How oddly appropriate it all seems now. All the times David Beckham was derived by critics for resembling a model much more than he resembled a football player. And while, it may be argued, that many of the criticisms which befell the former English International were unjust, unmerited and simply launched from the seemingly natural instinct of the press to attack, for on reason or another, that which attracts attention.
One cannot help but feel some degree of human sympathy towards David Beckham. But it’s not the type of sympathy which you felt for a player like Zinedine Zidane who left everything on the field and after capping off a brilliant career with Real Madrid was one “cooler heads prevail” away from possibly walking off the stage with the World Cup.
Come think of it, neither is it the type of sympathy you would have felt 12 years ago in France, where a much younger David Beckham, without the weight of the history of his actions behind him, kicked an Argentine player and earned himself an expulsion. Because then David Beckham was a promising player who simply lost his temper and showed poor judgment in a strenuous circumstance. Not like that would ever happen again, right?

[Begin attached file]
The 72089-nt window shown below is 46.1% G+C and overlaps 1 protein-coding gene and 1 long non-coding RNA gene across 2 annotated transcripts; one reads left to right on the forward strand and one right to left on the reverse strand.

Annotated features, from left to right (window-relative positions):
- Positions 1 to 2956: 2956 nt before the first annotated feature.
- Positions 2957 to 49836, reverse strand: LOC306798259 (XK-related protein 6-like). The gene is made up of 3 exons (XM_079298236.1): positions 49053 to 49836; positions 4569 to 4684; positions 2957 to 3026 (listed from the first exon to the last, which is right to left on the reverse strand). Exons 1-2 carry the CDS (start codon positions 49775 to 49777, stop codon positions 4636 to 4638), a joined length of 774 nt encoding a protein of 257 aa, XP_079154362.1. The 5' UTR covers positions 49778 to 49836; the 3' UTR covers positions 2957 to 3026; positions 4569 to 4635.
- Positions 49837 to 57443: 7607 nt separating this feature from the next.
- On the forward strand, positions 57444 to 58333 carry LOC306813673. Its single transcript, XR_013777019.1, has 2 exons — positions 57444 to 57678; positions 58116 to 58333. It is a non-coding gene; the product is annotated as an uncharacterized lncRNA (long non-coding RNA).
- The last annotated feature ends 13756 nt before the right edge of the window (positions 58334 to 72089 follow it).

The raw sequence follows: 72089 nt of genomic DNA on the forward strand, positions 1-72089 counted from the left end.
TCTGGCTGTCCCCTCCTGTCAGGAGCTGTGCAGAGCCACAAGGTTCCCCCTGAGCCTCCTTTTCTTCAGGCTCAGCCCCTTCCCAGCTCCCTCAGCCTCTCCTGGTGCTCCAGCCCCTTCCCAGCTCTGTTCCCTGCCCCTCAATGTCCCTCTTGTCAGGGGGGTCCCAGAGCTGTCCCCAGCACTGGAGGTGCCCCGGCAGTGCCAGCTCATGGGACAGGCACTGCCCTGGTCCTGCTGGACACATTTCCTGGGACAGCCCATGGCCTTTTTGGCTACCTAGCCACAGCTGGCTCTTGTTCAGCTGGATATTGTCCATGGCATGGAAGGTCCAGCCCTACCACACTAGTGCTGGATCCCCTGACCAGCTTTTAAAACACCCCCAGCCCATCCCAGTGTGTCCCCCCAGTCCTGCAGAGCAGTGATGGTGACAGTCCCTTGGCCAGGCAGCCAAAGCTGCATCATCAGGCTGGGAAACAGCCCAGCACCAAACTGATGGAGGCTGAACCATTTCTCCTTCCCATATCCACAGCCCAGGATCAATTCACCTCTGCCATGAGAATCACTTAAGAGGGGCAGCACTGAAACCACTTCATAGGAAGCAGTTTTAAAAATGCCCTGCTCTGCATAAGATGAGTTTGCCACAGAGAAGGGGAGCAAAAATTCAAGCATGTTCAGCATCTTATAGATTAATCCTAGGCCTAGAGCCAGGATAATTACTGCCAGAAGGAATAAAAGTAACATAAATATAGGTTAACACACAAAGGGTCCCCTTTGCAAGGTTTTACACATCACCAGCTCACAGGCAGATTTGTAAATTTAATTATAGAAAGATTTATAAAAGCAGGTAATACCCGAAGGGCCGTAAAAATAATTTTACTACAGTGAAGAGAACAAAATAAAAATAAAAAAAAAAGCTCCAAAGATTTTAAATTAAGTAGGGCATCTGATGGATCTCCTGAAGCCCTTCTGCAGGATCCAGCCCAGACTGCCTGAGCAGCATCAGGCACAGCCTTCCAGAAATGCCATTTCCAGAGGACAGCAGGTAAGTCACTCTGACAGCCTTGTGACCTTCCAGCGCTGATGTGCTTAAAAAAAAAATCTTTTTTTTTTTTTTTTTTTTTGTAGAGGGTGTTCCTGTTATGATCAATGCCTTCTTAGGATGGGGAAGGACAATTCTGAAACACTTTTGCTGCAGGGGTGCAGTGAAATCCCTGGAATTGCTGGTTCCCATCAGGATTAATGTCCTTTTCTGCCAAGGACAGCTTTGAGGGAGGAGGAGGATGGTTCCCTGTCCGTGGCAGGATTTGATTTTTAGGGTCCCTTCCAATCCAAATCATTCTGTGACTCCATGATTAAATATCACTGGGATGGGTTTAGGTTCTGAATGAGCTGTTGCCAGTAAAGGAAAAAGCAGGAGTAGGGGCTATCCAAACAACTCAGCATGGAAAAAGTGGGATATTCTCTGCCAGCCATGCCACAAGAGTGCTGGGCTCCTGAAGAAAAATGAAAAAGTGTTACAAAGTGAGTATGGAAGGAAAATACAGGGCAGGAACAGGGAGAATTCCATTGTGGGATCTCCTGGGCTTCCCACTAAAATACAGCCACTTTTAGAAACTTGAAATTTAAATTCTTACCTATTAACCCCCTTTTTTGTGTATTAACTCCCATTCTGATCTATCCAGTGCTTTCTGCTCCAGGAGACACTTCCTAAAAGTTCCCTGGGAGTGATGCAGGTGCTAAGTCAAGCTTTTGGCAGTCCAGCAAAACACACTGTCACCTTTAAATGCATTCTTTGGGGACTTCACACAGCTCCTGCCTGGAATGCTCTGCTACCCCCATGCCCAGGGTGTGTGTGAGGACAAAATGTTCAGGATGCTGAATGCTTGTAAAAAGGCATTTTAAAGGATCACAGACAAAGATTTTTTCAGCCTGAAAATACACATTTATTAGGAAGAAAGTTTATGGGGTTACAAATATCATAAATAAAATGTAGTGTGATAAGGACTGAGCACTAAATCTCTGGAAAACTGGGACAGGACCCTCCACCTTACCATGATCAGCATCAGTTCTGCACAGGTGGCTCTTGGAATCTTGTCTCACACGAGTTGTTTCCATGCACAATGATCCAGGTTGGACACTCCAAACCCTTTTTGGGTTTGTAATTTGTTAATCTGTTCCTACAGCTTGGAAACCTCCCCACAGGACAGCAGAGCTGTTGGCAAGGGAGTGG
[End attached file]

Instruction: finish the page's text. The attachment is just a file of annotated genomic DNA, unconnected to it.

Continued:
No, the sympathy reserved for David Beckham today seems more in tune with the sympathy one would offer that which Beckham has been compared to so much throughout his career, a model. A model that obsesses over a pageant through any given period of time, and in her zeal throws caution to the wind and brings harm upon her self. A model whose excessively strict dieting and exercise regiments leave her interned at a hospital or “somewhere” to quote Norman Bates.
It’s that feeling of “Aw, that’s terrible, and after so much hard work” only to be followed by a secondary thought of “well, we really should have seen this coming,” which most people will deny ever having and the remainder will express with perhaps excessive bravado in a defiant tone of “told ya so.”
And it’s because no matter how “fit” David Beckham may have been, or may be still, playing two years of competitive football on the heels, no pun intended, of what you may recall were three or four consecutive injuries during his initial season with Galaxy is almost a surefire dinner recipe for disaster. Unfortunately for Beckham, the alarm went off, dinner is ready.
David Beckham demanded to be allowed to play for AC Milan, and while Galaxy head coach Bruce Arena is right in saying that injuries can happen at any time, it’s impossible to deny that for a player nearing 35 years of age, such a workload can only increase the risk of injury. Beckham’s tendon wasn’t stomped, twisted, or kicked by a rival, it simply gave out.
Maybe if poor Beckham had only taken 6 or 8 weeks off during the MLS Off-Season… then again, maybe if that poor model had opted to have breakfast that morning…